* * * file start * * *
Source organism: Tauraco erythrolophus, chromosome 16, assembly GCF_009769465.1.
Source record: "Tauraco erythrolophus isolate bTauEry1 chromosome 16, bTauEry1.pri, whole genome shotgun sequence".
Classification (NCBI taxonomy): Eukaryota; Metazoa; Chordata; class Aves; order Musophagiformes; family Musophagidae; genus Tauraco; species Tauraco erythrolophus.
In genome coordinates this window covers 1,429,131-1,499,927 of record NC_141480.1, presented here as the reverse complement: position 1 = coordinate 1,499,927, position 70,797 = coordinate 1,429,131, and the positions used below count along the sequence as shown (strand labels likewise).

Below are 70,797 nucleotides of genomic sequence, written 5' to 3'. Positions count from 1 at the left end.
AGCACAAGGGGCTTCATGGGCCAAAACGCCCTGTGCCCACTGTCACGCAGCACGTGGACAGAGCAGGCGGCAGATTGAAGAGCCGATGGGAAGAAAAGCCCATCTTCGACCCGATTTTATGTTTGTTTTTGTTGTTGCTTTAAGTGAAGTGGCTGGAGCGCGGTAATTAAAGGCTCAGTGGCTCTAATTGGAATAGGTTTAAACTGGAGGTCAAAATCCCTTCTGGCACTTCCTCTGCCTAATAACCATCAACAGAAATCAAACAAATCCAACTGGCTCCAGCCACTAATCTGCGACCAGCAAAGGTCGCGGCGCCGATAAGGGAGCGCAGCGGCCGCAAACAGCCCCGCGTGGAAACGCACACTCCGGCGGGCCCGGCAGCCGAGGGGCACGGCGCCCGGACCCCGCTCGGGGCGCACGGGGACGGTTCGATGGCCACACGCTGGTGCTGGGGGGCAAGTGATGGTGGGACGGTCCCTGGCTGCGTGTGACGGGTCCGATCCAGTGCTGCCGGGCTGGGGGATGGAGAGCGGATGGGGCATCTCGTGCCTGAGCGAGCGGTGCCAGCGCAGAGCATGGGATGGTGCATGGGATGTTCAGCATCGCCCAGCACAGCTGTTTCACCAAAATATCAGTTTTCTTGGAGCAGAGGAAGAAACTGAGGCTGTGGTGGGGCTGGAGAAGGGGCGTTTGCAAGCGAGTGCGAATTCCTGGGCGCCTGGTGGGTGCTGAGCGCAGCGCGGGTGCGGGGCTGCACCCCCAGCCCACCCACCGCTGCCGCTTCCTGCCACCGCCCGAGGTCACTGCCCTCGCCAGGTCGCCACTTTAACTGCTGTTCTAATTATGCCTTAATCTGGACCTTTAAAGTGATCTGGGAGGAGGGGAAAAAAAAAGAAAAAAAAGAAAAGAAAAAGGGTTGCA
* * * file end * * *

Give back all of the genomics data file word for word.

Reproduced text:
Source organism: Tauraco erythrolophus, chromosome 16, assembly GCF_009769465.1.
Source record: "Tauraco erythrolophus isolate bTauEry1 chromosome 16, bTauEry1.pri, whole genome shotgun sequence".
Classification (NCBI taxonomy): Eukaryota; Metazoa; Chordata; class Aves; order Musophagiformes; family Musophagidae; genus Tauraco; species Tauraco erythrolophus.
In genome coordinates this window covers 1,429,131-1,499,927 of record NC_141480.1, presented here as the reverse complement: position 1 = coordinate 1,499,927, position 70,797 = coordinate 1,429,131, and the positions used below count along the sequence as shown (strand labels likewise).

Below are 70,797 nucleotides of genomic sequence, written 5' to 3'. Positions count from 1 at the left end.
AGCACAAGGGGCTTCATGGGCCAAAACGCCCTGTGCCCACTGTCACGCAGCACGTGGACAGAGCAGGCGGCAGATTGAAGAGCCGATGGGAAGAAAAGCCCATCTTCGACCCGATTTTATGTTTGTTTTTGTTGTTGCTTTAAGTGAAGTGGCTGGAGCGCGGTAATTAAAGGCTCAGTGGCTCTAATTGGAATAGGTTTAAACTGGAGGTCAAAATCCCTTCTGGCACTTCCTCTGCCTAATAACCATCAACAGAAATCAAACAAATCCAACTGGCTCCAGCCACTAATCTGCGACCAGCAAAGGTCGCGGCGCCGATAAGGGAGCGCAGCGGCCGCAAACAGCCCCGCGTGGAAACGCACACTCCGGCGGGCCCGGCAGCCGAGGGGCACGGCGCCCGGACCCCGCTCGGGGCGCACGGGGACGGTTCGATGGCCACACGCTGGTGCTGGGGGGCAAGTGATGGTGGGACGGTCCCTGGCTGCGTGTGACGGGTCCGATCCAGTGCTGCCGGGCTGGGGGATGGAGAGCGGATGGGGCATCTCGTGCCTGAGCGAGCGGTGCCAGCGCAGAGCATGGGATGGTGCATGGGATGTTCAGCATCGCCCAGCACAGCTGTTTCACCAAAATATCAGTTTTCTTGGAGCAGAGGAAGAAACTGAGGCTGTGGTGGGGCTGGAGAAGGGGCGTTTGCAAGCGAGTGCGAATTCCTGGGCGCCTGGTGGGTGCTGAGCGCAGCGCGGGTGCGGGGCTGCACCCCCAGCCCACCCACCGCTGCCGCTTCCTGCCACCGCCCGAGGTCACTGCCCTCGCCAGGTCGCCACTTTAACTGCTGTTCTAATTATGCCTTAATCTGGACCTTTAAAGTGATCTGGGAGGAGGGGAAAAAAAAAGAAAAAAAAGAAAAGAAAAAGGGTTGCA